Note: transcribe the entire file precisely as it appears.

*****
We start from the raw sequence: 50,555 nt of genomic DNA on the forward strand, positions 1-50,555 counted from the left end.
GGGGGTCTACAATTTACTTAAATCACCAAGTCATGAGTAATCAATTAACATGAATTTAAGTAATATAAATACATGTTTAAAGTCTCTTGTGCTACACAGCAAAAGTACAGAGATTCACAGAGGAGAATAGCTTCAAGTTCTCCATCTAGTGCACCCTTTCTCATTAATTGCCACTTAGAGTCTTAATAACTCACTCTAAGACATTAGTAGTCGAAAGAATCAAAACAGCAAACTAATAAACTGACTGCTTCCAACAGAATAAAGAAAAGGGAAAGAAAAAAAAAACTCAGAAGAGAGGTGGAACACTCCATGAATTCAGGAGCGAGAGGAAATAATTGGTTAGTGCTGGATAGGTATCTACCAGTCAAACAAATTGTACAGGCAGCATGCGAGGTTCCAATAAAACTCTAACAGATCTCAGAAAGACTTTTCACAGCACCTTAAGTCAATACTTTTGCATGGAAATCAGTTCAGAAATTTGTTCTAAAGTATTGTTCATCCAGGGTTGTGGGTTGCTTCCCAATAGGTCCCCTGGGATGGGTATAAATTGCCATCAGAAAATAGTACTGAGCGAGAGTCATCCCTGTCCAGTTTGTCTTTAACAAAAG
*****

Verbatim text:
We start from the raw sequence: 50,555 nt of genomic DNA on the forward strand, positions 1-50,555 counted from the left end.
GGGGGTCTACAATTTACTTAAATCACCAAGTCATGAGTAATCAATTAACATGAATTTAAGTAATATAAATACATGTTTAAAGTCTCTTGTGCTACACAGCAAAAGTACAGAGATTCACAGAGGAGAATAGCTTCAAGTTCTCCATCTAGTGCACCCTTTCTCATTAATTGCCACTTAGAGTCTTAATAACTCACTCTAAGACATTAGTAGTCGAAAGAATCAAAACAGCAAACTAATAAACTGACTGCTTCCAACAGAATAAAGAAAAGGGAAAGAAAAAAAAAACTCAGAAGAGAGGTGGAACACTCCATGAATTCAGGAGCGAGAGGAAATAATTGGTTAGTGCTGGATAGGTATCTACCAGTCAAACAAATTGTACAGGCAGCATGCGAGGTTCCAATAAAACTCTAACAGATCTCAGAAAGACTTTTCACAGCACCTTAAGTCAATACTTTTGCATGGAAATCAGTTCAGAAATTTGTTCTAAAGTATTGTTCATCCAGGGTTGTGGGTTGCTTCCCAATAGGTCCCCTGGGATGGGTATAAATTGCCATCAGAAAATAGTACTGAGCGAGAGTCATCCCTGTCCAGTTTGTCTTTAACAAAAG